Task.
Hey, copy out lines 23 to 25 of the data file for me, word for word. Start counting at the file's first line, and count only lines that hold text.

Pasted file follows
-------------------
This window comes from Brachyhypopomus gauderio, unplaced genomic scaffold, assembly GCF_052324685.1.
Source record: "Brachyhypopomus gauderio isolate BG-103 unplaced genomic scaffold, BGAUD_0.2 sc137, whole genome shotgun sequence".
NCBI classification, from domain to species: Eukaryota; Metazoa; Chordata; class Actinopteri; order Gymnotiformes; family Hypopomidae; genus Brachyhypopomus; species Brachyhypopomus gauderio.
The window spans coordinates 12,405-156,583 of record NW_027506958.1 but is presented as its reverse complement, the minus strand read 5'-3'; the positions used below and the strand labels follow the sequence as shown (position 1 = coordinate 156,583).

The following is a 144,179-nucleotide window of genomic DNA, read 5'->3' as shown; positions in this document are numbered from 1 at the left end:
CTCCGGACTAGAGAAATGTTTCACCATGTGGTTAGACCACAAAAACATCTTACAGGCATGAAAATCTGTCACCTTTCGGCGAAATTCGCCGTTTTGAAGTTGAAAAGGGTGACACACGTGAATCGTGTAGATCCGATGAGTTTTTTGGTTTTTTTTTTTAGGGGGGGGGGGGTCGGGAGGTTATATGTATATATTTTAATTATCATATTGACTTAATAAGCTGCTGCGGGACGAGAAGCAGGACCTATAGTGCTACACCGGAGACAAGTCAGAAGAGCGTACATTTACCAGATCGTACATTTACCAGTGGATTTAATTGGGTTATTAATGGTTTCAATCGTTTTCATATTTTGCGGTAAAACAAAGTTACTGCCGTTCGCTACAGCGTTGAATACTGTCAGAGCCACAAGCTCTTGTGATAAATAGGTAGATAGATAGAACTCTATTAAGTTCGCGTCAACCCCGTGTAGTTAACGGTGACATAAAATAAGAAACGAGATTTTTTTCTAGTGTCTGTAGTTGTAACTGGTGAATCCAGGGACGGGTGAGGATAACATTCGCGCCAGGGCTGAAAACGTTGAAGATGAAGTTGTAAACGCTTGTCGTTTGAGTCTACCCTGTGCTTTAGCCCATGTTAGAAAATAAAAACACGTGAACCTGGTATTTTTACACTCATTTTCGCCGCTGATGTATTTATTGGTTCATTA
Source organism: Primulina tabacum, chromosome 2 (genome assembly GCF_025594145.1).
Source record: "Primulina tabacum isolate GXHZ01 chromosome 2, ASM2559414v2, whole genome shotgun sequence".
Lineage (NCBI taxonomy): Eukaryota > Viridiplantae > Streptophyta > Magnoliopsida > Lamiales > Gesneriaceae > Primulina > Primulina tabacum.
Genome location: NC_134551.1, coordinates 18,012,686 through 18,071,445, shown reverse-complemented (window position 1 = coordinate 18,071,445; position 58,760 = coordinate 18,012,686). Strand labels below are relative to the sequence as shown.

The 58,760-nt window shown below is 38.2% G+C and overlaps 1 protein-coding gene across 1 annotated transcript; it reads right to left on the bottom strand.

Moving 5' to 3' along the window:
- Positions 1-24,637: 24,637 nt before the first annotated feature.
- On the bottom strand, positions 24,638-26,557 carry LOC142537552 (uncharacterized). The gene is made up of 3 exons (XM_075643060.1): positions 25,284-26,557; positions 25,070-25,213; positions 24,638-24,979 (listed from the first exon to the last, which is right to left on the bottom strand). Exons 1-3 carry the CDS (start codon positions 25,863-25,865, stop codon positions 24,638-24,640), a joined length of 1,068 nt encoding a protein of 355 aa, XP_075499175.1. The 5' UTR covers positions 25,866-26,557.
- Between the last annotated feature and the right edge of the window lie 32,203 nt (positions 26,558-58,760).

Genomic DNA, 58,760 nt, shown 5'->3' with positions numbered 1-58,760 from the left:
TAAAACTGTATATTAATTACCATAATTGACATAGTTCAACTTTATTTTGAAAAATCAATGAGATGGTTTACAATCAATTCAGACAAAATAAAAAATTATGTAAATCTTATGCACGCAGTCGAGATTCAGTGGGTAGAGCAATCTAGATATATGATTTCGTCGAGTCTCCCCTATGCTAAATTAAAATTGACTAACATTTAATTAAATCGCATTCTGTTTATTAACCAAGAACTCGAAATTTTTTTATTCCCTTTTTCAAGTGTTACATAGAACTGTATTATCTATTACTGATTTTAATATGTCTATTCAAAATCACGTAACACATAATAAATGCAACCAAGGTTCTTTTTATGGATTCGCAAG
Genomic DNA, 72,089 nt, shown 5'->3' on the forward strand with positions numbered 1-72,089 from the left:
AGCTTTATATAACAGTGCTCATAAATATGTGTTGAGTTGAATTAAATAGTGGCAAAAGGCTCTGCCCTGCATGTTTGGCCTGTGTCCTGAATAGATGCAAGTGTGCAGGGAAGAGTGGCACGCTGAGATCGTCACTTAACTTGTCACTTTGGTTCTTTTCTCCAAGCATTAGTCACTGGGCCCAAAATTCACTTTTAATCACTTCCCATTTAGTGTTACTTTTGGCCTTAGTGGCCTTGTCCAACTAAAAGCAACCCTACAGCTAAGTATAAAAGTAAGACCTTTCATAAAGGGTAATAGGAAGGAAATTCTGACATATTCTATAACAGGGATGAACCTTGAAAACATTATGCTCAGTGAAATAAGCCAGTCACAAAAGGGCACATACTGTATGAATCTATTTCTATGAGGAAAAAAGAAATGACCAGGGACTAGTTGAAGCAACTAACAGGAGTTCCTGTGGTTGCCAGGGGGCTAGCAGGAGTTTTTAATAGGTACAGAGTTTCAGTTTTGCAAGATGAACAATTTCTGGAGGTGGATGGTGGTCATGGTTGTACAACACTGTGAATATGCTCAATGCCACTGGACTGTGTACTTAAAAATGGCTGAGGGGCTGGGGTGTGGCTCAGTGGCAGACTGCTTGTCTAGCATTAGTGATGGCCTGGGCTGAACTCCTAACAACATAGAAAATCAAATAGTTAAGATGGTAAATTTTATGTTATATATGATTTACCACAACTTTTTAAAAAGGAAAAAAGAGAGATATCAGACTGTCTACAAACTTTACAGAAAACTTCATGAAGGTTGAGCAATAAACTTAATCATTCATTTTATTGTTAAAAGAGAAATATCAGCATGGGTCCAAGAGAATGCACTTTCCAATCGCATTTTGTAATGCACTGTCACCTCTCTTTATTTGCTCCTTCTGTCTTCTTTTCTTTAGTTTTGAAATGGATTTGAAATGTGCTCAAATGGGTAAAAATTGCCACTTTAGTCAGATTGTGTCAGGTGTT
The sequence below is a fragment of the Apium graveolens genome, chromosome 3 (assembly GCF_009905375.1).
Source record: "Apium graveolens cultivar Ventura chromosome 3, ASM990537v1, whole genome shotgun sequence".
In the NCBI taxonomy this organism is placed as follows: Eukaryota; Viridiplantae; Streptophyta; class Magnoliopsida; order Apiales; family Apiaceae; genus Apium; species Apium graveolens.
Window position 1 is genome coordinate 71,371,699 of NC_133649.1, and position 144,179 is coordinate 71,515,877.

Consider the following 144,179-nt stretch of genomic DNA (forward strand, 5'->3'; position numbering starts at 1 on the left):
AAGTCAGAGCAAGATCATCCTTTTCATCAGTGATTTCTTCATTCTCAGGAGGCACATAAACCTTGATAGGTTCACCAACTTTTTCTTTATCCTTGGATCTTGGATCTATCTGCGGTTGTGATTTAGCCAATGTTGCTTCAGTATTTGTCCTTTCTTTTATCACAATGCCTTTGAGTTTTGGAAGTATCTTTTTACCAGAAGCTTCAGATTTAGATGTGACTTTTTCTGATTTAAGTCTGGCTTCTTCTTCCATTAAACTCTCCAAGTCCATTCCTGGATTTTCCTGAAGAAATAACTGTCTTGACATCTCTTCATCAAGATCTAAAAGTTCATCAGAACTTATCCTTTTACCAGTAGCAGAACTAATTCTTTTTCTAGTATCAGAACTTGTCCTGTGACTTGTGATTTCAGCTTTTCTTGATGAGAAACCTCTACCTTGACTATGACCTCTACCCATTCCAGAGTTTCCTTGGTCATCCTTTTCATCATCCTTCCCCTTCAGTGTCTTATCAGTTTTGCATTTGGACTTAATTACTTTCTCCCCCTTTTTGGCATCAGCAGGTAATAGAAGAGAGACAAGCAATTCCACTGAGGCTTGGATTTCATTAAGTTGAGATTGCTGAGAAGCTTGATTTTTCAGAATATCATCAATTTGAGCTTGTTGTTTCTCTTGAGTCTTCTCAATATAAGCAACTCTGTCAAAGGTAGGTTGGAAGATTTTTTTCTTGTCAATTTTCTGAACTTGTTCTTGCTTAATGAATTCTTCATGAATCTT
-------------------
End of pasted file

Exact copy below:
Window position 1 is genome coordinate 71,371,699 of NC_133649.1, and position 144,179 is coordinate 71,515,877.

Consider the following 144,179-nt stretch of genomic DNA (forward strand, 5'->3'; position numbering starts at 1 on the left):
AAGTCAGAGCAAGATCATCCTTTTCATCAGTGATTTCTTCATTCTCAGGAGGCACATAAACCTTGATAGGTTCACCAACTTTTTCTTTATCCTTGGATCTTGGATCTATCTGCGGTTGTGATTTAGCCAATGTTGCTTCAGTATTTGTCCTTTCTTTTATCACAATGCCTTTGAGTTTTGGAAGTATCTTTTTACCAGAAGCTTCAGATTTAGATGTGACTTTTTCTGATTTAAGTCTGGCTTCTTCTTCCATTAAACTCTCCAAGTCCATTCCTGGATTTTCCTGAAGAAATAACTGTCTTGACATCTCTTCATCAAGATCTAAAAGTTCATCAGAACTTATCCTTTTACCAGTAGCAGAACTAATTCTTTTTCTAGTATCAGAACTTGTCCTGTGACTTGTGATTTCAGCTTTTCTTGATGAGAAACCTCTACCTTGACTATGACCTCTACCCATTCCAGAGTTTCCTTGGTCATCCTTTTCATCATCCTTCCCCTTCAGTGTCTTATCAGTTTTGCATTTGGACTTAATTACTTTCTCCCCCTTTTTGGCATCAGCAGGTAATAGAAGAGAGACAAGCAATTCCACTGAGGCTTGGATTTCATTAAGTTGAGATTGCTGAGAAGCTTGATTTTTCAGAATATCATCAATTTGAGCTTGTTGTTTCTCTTGAGTCTTCTCAATATAAGCAACTCTGTCAAAGGTAGGTTGGAAGATTTTTTTCTTGTCAATTTTCTGAACTTGTTCTTGCTTAATGAATTCTTCATGAATCTT